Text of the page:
- Next, in cell B10, the payment is derived from the formula =PMT(rate,periods,pv), with PV representing the present value, or the loan amount. Because we are compounding monthly, enter C$2 and C$3 for the rate and periods, respectively. Cell B5 is used for the loan amount, but notice the optional minus sign placed in front of the entry B$5; this causes the results in the schedule to be displayed as positive numbers. The dollar sign ($) inserted in the cell references forces Excel to “freeze” those locations so that they don’t attempt to update when we replicate them later; this is known in spreadsheet programs as an
*absolute reference*(see Figure 8.9). - The next step is to calculate the interest. We take the remaining balance from the previous line, in this case cell E9, and multiply it by the monthly interest rate in cell C2, typing C$2 to lock in the reference. The remaining balance of the loan should always be multiplied by this monthly percentage (see Figure 8.10).
- Because this is a fixed-rate loan, whatever is left from each payment after first deducting the interest represents principal, the amount by which the balance of the outstanding loan balance is reduced. Therefore, the contents of cell D10 represent B10, the total payment, minus C10, the interest portion (see Figure 8.11). No dollar signs are included because this cell reference can adjust to each row into which this formula is replicated, as will be seen in the following examples.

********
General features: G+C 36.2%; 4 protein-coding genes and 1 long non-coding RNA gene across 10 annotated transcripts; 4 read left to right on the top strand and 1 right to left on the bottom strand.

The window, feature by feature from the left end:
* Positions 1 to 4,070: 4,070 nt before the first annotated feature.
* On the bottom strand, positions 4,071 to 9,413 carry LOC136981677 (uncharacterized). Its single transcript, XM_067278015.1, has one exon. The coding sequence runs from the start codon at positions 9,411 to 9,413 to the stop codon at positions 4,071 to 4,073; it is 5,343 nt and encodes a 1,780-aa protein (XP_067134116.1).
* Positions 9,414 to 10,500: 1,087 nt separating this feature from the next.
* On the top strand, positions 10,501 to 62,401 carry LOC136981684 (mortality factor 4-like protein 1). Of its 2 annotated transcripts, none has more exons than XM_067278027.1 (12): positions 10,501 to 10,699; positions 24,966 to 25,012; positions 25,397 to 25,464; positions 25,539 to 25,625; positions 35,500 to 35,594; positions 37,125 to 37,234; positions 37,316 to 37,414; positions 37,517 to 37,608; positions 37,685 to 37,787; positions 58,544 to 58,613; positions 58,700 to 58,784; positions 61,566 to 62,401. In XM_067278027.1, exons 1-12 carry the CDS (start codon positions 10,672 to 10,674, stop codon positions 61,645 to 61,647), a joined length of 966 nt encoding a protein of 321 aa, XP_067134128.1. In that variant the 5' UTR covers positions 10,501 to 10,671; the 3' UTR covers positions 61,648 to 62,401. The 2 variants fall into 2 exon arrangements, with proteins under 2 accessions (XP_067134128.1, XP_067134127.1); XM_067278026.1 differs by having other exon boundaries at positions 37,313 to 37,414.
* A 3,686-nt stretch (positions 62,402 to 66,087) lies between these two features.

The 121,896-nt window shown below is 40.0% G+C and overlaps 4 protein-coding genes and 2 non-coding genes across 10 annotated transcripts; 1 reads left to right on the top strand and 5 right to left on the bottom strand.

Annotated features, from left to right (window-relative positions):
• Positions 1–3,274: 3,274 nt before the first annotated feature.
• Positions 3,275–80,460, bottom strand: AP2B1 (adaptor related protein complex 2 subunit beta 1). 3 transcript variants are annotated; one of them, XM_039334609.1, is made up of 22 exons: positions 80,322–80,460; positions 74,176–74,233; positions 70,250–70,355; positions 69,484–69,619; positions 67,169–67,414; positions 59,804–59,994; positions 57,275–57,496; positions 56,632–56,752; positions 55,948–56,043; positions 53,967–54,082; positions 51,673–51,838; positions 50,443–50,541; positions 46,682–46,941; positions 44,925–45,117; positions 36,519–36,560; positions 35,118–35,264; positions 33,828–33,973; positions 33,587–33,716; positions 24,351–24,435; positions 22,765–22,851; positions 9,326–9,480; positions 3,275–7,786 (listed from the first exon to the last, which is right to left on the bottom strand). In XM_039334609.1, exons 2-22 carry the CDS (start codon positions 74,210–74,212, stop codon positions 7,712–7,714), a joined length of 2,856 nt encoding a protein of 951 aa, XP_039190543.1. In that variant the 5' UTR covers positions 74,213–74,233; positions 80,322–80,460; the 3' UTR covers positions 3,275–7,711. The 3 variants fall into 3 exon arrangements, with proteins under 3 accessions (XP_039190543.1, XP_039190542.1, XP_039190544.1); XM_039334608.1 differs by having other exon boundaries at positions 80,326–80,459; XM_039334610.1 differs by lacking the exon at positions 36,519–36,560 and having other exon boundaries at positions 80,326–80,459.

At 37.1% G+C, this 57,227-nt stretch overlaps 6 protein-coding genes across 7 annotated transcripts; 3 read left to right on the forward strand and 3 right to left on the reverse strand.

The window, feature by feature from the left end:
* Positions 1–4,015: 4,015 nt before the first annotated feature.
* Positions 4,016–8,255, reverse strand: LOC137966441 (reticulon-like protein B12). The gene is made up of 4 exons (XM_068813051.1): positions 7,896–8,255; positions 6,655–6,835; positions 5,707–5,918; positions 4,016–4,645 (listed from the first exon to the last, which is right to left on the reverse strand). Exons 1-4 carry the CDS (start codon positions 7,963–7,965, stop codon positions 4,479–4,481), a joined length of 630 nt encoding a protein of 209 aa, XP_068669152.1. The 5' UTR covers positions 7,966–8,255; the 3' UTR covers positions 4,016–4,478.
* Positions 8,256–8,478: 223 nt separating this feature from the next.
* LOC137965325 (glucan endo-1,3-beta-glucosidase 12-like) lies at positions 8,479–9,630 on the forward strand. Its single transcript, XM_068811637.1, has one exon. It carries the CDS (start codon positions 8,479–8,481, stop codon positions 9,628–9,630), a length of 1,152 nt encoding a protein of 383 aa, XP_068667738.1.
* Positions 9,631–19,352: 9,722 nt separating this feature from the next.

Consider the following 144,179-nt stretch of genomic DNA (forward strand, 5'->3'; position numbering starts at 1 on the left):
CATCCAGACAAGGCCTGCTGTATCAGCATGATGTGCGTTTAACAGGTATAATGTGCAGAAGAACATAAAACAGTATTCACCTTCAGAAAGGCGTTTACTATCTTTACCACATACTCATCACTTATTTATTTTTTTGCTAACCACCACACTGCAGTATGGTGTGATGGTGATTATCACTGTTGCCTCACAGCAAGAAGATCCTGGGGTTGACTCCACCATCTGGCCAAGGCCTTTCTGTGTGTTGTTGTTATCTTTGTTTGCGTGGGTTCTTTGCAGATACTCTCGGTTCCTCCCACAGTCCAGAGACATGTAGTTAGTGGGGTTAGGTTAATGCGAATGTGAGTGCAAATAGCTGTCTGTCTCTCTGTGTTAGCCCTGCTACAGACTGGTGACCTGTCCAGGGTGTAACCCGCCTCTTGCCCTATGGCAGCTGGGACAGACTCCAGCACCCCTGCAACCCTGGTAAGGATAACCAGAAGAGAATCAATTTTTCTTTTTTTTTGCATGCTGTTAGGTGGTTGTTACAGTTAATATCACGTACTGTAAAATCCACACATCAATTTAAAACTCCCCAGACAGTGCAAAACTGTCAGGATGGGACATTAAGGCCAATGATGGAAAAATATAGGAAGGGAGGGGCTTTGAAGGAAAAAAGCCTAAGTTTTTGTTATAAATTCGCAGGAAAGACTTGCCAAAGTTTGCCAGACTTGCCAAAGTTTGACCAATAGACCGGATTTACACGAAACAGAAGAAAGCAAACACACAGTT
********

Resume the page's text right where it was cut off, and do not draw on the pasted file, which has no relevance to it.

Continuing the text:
- Because our principal portion of the last payment has reduced our outstanding balance, it is subtracted from the preceding balance in cell E9 (see Figure 8.12). The command therefore is
`=E9-D10`

.

Now that the first full row is defined, an amortization schedule is easily developed by Excel’s replication abilities. Place the cursor on cell A10, hold down the left mouse button, and drag the cursor to cell E10. Cells A10 through E10 in row 10 should now be highlighted. Release the mouse button. Then “grab” the tiny square symbol at the bottom right of cell E10 and drag it downward as far as you need; in this case, you’ll need 35 more rows because this is a 36-month loan, so it will end at row 45. We added a line for totals.

This is now a complete loan amortization schedule (see Figure 8.13). The first several periods display, followed by the last few periods, to prove that the schedule is complete (data rows for month 4 to month 22 are hidden).

This will look familiar; it’s the same amortization table used as a proof in Section 8.3 (see Table 8.4). There is no rounding error because Excel uses the full decimal expansion in its calculations.

This chapter has explored the time value of money by expanding on the concepts discussed in Time Value of Money I with additional funds being periodically added to or subtracted from our investment, either compounding or discounting them according to the situation. In all cases, the payments in the stream were identical. If they had not been identical, a separate set of operators would be required, and these will be addressed in the next chapter.

### Footnotes

- 3The specific financial calculator in these examples is the Texas Instruments BA II Plus
^{TM}Professional model, but you can use other financial calculators for these types of calculations.